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J. Korean Ceram. Soc. > Volume 56(3); 2019 > Article
Moradkhani, Baharvandi, and Naserifar: Effect of Sintering Temperature on the Grain Size and Mechanical Properties of Al2O3-SiC Nanocomposites

Abstract

In this research, some mechanical properties of Al2O3-based composites containing nanoSiC and nanoMgO additives, including elasticity modulus, hardness, and fracture toughness, have been evaluated. Micron-sized Al2O3 powders containing 0.08 wt.% nanoMgO particles have been mixed with different volume fractions of nanoSiC particles (2.5 to 15 vol.%). Untreated samples have been sintered by using hot-press technique at temperatures of 1600 to 1750°C. The results show significant increases in the mechanical characteristics with increases in the sintering temperature and amount of nanoSiC particles, with the result that the elasticity modulus, hardness, and fracture toughness were obtained as 426 GPa, 21 GPa, and 4.5 MPa.m1/2, respectively.

1. Introduction

Alumina (Al2O3) is an abundant and relatively inexpensive ceramic material that has unique physical and chemical properties. Alumina is one of the oldest types of industrial ceramics that is still prevalent as an industrial material.1) It exhibits two main phases, namely α and γ. The α phase consists of colorless crystals and crystallizes in hexagonal structure, whereas the γ phase is composed of very tiny colourless crystals that exhibit cubic structure and a specific weight of 3.6 g/cm3. The latter phase transforms to the former phase at high temperatures. The stable phase of alumina is corundum, which exhibits a hexagonal close-packed structure composed of oxygen atoms, in which aluminum atoms occupy two-thirds of the octahedral spaces.2,3) Alumina has significant industrial and commercial importance owing to a wide variety of applications in high-strength materials, bioceramics, microelectronics, coatings, abrasive materials, refractory and reinforcing materials, and catalysts.3,4)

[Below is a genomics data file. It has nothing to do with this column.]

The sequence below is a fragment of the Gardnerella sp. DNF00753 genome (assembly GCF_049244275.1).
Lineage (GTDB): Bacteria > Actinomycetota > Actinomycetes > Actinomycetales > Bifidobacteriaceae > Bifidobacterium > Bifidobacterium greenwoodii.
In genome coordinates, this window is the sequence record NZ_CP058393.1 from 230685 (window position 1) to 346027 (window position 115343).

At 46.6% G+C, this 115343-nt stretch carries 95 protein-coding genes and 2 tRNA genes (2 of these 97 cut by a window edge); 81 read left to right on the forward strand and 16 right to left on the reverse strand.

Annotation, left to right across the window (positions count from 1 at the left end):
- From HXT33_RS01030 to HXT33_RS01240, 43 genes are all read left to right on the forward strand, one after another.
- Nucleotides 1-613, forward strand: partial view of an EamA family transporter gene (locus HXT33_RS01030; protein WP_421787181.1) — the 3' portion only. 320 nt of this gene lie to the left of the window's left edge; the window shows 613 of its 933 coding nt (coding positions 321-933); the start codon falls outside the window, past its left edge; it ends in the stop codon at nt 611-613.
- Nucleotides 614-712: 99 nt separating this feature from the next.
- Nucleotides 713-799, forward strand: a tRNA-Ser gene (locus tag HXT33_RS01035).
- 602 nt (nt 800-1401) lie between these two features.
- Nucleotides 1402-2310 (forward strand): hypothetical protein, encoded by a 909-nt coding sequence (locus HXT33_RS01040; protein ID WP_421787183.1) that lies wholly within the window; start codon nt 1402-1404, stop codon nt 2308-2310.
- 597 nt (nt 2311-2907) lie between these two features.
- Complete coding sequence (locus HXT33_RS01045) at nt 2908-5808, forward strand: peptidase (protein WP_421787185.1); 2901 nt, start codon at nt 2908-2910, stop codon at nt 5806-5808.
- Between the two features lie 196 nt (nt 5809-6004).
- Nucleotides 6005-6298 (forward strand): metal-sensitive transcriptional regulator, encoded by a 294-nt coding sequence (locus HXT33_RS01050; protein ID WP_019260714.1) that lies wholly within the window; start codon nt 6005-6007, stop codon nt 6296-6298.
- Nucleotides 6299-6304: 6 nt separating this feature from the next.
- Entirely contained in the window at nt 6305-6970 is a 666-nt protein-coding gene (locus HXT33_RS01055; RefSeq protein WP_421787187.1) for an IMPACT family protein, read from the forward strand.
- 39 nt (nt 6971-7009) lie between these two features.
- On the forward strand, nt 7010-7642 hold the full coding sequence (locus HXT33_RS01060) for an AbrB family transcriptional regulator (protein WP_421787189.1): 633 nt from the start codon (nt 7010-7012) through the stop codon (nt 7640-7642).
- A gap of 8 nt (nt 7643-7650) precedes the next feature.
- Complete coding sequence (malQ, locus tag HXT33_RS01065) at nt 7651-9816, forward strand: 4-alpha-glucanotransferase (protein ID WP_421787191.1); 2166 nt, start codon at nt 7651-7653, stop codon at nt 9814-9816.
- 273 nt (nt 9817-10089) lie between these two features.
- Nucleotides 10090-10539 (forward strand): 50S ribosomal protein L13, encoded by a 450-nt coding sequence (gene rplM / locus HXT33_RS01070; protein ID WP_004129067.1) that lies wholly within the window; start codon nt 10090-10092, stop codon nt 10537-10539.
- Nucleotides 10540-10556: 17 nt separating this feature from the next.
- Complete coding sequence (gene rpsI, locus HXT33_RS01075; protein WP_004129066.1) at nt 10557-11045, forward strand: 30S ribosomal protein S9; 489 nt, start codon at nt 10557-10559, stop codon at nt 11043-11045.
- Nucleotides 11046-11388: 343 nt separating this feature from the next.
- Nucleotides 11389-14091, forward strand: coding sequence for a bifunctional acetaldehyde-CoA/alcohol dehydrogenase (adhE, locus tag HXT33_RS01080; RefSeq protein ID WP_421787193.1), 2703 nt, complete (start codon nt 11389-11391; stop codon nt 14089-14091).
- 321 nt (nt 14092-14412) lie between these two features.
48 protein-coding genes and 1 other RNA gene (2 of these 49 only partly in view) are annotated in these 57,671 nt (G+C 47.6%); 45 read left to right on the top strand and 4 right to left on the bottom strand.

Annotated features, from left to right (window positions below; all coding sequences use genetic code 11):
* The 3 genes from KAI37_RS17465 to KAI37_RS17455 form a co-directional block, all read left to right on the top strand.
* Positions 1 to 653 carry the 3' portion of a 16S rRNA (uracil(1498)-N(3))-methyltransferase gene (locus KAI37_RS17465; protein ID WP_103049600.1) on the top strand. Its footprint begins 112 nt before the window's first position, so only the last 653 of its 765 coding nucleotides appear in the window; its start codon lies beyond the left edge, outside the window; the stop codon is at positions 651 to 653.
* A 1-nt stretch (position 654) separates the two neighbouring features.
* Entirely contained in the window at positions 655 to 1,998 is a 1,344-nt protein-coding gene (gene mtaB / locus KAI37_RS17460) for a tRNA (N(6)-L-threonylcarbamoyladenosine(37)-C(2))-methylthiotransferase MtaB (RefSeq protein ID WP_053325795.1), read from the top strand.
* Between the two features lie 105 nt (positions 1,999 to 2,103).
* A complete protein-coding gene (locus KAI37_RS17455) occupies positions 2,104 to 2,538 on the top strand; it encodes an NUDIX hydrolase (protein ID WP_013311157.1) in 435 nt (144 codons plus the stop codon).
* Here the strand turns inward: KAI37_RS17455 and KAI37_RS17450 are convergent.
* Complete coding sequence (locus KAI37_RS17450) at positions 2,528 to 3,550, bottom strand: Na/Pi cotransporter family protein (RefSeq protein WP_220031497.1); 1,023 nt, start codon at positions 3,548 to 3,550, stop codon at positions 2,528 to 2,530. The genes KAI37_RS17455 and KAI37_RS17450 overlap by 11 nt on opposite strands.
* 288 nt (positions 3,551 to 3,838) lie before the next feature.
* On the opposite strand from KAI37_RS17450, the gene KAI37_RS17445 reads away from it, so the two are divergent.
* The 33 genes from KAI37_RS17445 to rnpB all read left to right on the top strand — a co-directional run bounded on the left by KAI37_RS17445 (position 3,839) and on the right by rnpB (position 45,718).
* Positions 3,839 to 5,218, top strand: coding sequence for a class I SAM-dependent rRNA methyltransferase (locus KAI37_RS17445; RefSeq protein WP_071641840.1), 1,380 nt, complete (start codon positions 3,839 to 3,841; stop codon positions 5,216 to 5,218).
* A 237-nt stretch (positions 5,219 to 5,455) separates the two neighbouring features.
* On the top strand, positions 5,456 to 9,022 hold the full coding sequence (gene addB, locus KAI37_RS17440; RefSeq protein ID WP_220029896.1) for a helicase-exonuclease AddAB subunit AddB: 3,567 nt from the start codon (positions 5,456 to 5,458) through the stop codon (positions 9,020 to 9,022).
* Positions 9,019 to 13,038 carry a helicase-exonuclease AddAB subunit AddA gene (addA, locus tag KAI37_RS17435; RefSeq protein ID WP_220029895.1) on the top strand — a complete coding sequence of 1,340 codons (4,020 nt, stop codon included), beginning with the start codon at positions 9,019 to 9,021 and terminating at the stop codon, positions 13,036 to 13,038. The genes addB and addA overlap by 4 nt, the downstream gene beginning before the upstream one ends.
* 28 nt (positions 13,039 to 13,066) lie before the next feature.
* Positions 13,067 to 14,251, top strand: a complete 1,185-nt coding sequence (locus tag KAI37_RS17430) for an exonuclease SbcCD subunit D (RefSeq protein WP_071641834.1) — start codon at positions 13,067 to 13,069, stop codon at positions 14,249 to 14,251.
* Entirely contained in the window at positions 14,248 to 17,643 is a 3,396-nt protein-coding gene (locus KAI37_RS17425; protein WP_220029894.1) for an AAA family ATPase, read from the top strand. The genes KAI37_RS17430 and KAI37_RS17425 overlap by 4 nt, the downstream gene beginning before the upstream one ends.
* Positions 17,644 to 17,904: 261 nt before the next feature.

In order to enhance the mechanical characteristics of alumina, different additives, including ZrO2,5) MgO,6) Nb2O5,7) and SiC,8) can be added to it. Adding SiC to Al2O3 in the optimum proportion and the mechanisms involving crack deflection, crack bridging, and phase transformation decrease the grain growth rate and increase the grain boundary strength, resulting in the mechanical properties being improved in comparison with those of pure alumina.9,10) This composite can be fabricated through common methods, including pressure-off and cold isostatic press or hot press method. Hot press method generally affords the most favorable properties among all the techniques.9,11) Adding only 5 vol.% nanoSiC to alumina leads to its fracture strength and toughness increasing by 3 and 3.5 times, respectively. Within the sintered and polycrystallized alumina structure, some tensile stress remains at the grain boundaries and in the grains owing to anisotropy in the thermal expansion coefficient and elasticity modulus across different crystallographic directions. In this situation, a crack forms along the grain boundary, with dimensions comparable to that of a grain, owing to the existence of residual stress and defects during the manufacturing process.10,12-14) By sintering alumina at 1500°C, it is quite possible to achieve a density that is close to the theoretical density. However, after adding 5 vol.% nanoSiC particles, condensation of the composite becomes more difficult and it is necessary to increase the sintering temperature up to 1700°C to achieve full density. If the volume fraction of the particles is increased to 10 vol.%, the sintering temperature of the composite should be increased to more than 1750°C to realize full density. Since SiC particles do not have sufficient mobility and do not react with Al2O3 at the sintering temperature, they reduce the mobility of the grain boundaries and, as a result, inhibit the condensation of Al2O3. Hence, after the addition of SiC nanopowders, the sintering temperature should increase.10)